My PanAm hasn't caused me any grief after 5k miles. I had one instance where it threw codes. I cleared them restarted the bike and they've not shown up again since. It's always started. It's always ran. Even when the codes popped and the check engine light came on, the bike ran fine. What made me stop was the cruise control wasn't working. After clearing the codes and restarting, everything works. I was worried that this was the beginning of issues for my bike, but so far that's not been the case.

While some folks have had plenty of problems most don't. The problems get the most attention. People rarely jump online and find a forum to post their car, bike, truck runs perfectly. If they have a problem though, you can bet they'll jump online and tell everyone that will listen.

I think the '23 PanAm would be a solid investment. My '22 is my second favorite bike to ride but also gets the most road time.
Thanks man.

If you don't mind, what's your favorite bike to ride?
 

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Thanks man.

If you don't mind, what's your favorite bike to ride?
In the summer I'm on the PanAm the most. If I'm cruising around town on a Friday night I'm on the Breakout. If I am taking the wife to a different county for dinner, I'm on the Ultra. The Road King is my commuter in the summer and fights with the PanAm for that work. It's like asking me which of my three sons is my favorite. :) I love them all for different reasons because they do things radically different than other. In the winter I'm on the PanAm and Ultra. The Ultra goes out in really cold weather because of the better wind protection. On weekends when I have a couple hours to kill I jump on the PanAm and blast around country roads to get lost then find my way home.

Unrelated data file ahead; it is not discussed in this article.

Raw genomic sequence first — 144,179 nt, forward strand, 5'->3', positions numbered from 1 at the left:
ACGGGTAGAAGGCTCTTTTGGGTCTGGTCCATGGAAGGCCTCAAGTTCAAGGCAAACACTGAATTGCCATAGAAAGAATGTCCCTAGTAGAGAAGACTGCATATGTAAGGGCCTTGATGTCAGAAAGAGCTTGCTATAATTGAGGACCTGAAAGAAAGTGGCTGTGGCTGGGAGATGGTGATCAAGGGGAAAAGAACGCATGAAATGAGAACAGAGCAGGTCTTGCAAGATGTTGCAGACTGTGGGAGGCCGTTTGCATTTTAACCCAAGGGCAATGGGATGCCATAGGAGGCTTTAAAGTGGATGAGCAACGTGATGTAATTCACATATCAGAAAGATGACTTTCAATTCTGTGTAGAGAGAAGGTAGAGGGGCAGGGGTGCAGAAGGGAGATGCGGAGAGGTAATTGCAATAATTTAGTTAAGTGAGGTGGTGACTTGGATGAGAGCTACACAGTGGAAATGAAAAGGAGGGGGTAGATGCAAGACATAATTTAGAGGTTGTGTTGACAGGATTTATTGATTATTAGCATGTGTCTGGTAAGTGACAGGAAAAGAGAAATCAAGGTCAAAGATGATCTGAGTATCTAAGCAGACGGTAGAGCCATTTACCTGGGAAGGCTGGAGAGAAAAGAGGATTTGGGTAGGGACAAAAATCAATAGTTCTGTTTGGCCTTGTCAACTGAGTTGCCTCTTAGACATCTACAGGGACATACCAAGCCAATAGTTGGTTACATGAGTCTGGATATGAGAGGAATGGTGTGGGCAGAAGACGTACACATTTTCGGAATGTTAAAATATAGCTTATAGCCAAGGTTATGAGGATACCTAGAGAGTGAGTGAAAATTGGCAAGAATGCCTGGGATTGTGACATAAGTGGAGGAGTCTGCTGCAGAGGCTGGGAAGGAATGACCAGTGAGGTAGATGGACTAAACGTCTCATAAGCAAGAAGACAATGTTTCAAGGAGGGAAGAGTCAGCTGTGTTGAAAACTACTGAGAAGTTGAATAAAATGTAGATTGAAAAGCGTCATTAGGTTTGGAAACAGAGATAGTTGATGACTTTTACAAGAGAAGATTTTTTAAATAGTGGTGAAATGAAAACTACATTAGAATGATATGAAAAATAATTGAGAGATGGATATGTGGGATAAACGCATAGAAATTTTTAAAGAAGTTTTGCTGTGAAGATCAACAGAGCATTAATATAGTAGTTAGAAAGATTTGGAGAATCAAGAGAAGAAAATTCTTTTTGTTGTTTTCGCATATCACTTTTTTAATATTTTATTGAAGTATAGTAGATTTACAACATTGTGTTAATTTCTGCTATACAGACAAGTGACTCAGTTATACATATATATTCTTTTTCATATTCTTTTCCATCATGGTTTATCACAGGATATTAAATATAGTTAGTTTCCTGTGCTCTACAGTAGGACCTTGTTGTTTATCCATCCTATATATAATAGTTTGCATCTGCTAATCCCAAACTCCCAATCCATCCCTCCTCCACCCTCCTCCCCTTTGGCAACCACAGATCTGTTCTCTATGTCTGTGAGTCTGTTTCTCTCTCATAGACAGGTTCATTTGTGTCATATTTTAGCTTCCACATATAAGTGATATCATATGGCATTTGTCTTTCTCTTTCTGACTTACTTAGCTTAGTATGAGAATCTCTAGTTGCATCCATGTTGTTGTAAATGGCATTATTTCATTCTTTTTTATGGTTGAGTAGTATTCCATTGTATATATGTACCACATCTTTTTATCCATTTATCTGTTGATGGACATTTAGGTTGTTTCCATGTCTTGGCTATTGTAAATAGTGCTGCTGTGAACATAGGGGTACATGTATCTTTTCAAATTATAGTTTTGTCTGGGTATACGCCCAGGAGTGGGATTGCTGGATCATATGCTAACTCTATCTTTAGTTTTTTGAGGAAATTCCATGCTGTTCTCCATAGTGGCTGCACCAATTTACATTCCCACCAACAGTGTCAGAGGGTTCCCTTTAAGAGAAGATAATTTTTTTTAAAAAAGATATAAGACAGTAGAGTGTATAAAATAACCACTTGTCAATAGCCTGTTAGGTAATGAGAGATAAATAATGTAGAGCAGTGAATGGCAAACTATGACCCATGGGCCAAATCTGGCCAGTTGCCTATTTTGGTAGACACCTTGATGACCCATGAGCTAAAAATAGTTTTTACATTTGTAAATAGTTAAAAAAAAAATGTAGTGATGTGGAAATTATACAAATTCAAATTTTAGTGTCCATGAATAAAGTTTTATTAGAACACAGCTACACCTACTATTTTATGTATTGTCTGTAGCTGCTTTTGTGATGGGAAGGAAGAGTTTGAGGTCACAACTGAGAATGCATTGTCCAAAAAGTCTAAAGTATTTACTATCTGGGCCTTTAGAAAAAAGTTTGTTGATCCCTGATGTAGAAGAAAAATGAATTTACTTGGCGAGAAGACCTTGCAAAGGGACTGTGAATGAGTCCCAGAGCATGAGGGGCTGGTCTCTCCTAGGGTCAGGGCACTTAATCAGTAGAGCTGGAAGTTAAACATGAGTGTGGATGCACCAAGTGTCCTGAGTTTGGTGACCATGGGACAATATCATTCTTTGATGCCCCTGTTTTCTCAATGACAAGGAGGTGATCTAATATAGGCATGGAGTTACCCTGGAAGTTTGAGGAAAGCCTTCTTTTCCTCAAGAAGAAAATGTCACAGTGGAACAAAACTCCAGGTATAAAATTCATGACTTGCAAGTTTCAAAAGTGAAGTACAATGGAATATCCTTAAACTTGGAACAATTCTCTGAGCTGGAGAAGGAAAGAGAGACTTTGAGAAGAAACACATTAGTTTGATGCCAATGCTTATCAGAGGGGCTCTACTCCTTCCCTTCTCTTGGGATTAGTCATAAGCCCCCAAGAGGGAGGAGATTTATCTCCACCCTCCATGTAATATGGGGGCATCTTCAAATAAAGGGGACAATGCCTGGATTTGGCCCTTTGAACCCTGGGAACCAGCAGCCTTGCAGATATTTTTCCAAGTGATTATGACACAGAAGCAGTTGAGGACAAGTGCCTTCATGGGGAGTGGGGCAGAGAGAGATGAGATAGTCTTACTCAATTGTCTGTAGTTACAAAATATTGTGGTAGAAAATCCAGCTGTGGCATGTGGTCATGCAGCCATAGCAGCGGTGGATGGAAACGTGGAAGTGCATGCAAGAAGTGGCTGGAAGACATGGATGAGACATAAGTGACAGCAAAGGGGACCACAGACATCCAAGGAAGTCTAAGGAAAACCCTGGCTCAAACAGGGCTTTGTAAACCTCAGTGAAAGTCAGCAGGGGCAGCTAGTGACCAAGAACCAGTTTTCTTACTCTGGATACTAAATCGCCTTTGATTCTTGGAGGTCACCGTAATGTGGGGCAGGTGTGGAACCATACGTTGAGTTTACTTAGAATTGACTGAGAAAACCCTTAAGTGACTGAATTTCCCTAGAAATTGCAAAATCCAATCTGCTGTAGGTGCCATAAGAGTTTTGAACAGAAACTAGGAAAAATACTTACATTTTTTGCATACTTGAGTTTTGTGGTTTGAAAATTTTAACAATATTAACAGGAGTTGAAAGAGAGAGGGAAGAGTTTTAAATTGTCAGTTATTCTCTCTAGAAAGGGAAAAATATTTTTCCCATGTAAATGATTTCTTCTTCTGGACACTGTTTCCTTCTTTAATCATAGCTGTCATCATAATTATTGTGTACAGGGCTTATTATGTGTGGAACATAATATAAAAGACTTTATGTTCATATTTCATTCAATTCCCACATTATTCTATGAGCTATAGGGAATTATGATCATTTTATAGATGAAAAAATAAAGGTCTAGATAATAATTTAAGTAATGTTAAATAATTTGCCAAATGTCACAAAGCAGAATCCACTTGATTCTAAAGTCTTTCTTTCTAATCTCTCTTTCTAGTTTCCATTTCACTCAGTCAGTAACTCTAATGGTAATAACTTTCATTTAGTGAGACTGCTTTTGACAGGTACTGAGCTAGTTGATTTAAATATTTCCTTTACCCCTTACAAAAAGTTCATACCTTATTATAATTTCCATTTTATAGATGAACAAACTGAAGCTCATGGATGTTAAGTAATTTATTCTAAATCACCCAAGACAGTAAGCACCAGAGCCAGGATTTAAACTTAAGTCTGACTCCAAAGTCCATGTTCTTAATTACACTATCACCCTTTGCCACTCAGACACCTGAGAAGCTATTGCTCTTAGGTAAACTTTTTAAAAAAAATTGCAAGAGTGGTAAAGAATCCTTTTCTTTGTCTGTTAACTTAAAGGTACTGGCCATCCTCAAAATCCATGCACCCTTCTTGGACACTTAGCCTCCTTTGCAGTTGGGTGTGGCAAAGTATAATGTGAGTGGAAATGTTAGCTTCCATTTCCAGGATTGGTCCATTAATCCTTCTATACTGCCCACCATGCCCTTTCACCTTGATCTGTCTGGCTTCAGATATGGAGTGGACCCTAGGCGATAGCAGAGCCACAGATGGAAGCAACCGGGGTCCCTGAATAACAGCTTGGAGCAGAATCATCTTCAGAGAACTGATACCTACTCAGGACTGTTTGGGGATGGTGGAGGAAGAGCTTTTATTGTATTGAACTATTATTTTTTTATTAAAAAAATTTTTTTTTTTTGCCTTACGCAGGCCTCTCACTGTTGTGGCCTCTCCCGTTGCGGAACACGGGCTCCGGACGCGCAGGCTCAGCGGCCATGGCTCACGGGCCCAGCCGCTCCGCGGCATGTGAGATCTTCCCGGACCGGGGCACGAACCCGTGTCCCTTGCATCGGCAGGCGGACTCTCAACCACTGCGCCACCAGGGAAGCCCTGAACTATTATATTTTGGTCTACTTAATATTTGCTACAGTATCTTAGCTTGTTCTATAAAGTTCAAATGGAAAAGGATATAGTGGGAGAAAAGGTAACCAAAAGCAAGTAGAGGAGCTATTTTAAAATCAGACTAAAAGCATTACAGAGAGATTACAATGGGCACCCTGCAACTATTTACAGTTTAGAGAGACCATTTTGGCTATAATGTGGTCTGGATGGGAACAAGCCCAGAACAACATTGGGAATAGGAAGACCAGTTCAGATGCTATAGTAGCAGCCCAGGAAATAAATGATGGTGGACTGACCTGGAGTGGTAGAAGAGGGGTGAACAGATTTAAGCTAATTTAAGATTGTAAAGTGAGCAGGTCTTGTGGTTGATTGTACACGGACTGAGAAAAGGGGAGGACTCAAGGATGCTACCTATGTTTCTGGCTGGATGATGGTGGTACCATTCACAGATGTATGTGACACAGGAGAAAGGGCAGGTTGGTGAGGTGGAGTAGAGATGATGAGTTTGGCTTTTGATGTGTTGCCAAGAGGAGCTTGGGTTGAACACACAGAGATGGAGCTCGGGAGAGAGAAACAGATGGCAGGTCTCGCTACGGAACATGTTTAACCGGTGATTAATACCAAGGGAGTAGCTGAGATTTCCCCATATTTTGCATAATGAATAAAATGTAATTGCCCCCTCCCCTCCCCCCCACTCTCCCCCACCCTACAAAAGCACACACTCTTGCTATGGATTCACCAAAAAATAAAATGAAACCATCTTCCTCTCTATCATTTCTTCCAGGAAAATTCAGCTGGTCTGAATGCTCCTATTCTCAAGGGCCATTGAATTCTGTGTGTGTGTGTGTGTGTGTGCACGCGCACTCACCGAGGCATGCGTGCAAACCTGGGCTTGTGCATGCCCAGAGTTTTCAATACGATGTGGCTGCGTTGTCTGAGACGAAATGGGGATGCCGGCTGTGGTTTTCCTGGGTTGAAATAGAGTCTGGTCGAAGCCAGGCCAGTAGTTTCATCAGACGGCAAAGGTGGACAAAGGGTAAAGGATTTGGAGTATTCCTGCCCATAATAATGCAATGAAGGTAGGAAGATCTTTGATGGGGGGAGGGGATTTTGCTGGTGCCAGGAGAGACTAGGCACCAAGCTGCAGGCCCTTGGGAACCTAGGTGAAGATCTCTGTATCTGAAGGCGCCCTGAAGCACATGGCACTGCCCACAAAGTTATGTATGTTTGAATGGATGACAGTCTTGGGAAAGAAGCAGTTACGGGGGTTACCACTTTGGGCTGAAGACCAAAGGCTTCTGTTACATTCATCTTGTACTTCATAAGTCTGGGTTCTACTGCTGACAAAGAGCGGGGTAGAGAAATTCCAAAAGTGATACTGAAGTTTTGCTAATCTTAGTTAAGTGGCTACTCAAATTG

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Discussion Starter · #9 ·
In the summer I'm on the PanAm the most. If I'm cruising around town on a Friday night I'm on the Breakout. If I am taking the wife to differ a couple counties over, I'm on the Ultra. The Road King is my commuter in the summer and fights with the PanAm for that work. It's like asking me which of my three sons is my favorite. :) I love them all for different reasons because they do things radically different than other. In the winter I'm on the PanAm and Ultra. The Ultra goes out in really cold weather because of the better wind protection. On weekends when I have a couple hours to kill I jump on the PanAm and blast around country roads to get lost then find my way home.